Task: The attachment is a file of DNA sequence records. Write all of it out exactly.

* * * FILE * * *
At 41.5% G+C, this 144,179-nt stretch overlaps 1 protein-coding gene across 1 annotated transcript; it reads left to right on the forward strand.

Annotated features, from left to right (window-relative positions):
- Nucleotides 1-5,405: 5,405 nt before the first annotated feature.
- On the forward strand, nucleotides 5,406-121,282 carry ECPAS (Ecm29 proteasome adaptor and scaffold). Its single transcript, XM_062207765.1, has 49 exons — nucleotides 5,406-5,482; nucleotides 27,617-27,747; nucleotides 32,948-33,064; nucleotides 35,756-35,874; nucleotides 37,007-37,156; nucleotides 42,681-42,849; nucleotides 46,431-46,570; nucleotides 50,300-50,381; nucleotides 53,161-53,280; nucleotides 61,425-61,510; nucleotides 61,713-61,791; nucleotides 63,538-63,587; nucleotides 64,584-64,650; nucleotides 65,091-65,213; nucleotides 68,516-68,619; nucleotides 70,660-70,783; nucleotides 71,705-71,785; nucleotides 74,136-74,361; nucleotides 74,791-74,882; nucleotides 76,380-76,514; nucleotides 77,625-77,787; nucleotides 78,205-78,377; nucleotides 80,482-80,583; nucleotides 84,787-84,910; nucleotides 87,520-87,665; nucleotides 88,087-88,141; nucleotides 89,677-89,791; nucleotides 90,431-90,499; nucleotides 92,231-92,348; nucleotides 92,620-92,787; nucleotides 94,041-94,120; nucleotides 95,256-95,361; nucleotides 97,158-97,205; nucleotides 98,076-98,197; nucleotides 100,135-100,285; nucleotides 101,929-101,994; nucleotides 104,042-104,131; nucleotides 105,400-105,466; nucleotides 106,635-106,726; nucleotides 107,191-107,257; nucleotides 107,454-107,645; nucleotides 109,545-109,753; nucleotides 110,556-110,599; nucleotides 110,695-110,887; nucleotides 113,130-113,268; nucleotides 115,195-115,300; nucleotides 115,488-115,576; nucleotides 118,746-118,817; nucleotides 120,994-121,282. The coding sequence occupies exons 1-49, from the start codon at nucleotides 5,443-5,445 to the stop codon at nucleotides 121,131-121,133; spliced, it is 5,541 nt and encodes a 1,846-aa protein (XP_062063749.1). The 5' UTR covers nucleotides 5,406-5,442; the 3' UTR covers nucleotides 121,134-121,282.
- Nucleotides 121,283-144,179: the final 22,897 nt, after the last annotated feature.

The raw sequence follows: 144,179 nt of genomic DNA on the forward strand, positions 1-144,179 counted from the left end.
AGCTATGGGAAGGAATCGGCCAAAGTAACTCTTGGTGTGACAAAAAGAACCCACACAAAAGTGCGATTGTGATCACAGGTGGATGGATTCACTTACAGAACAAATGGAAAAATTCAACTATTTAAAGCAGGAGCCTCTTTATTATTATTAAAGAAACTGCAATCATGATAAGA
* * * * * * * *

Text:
At 41.5% G+C, this 144,179-nt stretch overlaps 1 protein-coding gene across 1 annotated transcript; it reads left to right on the forward strand.

Annotated features, from left to right (window-relative positions):
- Nucleotides 1-5,405: 5,405 nt before the first annotated feature.
- On the forward strand, nucleotides 5,406-121,282 carry ECPAS (Ecm29 proteasome adaptor and scaffold). Its single transcript, XM_062207765.1, has 49 exons — nucleotides 5,406-5,482; nucleotides 27,617-27,747; nucleotides 32,948-33,064; nucleotides 35,756-35,874; nucleotides 37,007-37,156; nucleotides 42,681-42,849; nucleotides 46,431-46,570; nucleotides 50,300-50,381; nucleotides 53,161-53,280; nucleotides 61,425-61,510; nucleotides 61,713-61,791; nucleotides 63,538-63,587; nucleotides 64,584-64,650; nucleotides 65,091-65,213; nucleotides 68,516-68,619; nucleotides 70,660-70,783; nucleotides 71,705-71,785; nucleotides 74,136-74,361; nucleotides 74,791-74,882; nucleotides 76,380-76,514; nucleotides 77,625-77,787; nucleotides 78,205-78,377; nucleotides 80,482-80,583; nucleotides 84,787-84,910; nucleotides 87,520-87,665; nucleotides 88,087-88,141; nucleotides 89,677-89,791; nucleotides 90,431-90,499; nucleotides 92,231-92,348; nucleotides 92,620-92,787; nucleotides 94,041-94,120; nucleotides 95,256-95,361; nucleotides 97,158-97,205; nucleotides 98,076-98,197; nucleotides 100,135-100,285; nucleotides 101,929-101,994; nucleotides 104,042-104,131; nucleotides 105,400-105,466; nucleotides 106,635-106,726; nucleotides 107,191-107,257; nucleotides 107,454-107,645; nucleotides 109,545-109,753; nucleotides 110,556-110,599; nucleotides 110,695-110,887; nucleotides 113,130-113,268; nucleotides 115,195-115,300; nucleotides 115,488-115,576; nucleotides 118,746-118,817; nucleotides 120,994-121,282. The coding sequence occupies exons 1-49, from the start codon at nucleotides 5,443-5,445 to the stop codon at nucleotides 121,131-121,133; spliced, it is 5,541 nt and encodes a 1,846-aa protein (XP_062063749.1). The 5' UTR covers nucleotides 5,406-5,442; the 3' UTR covers nucleotides 121,134-121,282.
- Nucleotides 121,283-144,179: the final 22,897 nt, after the last annotated feature.

The raw sequence follows: 144,179 nt of genomic DNA on the forward strand, positions 1-144,179 counted from the left end.
AGCTATGGGAAGGAATCGGCCAAAGTAACTCTTGGTGTGACAAAAAGAACCCACACAAAAGTGCGATTGTGATCACAGGTGGATGGATTCACTTACAGAACAAATGGAAAAATTCAACTATTTAAAGCAGGAGCCTCTTTATTATTATTAAAGAAACTGCAATCATGATAAGA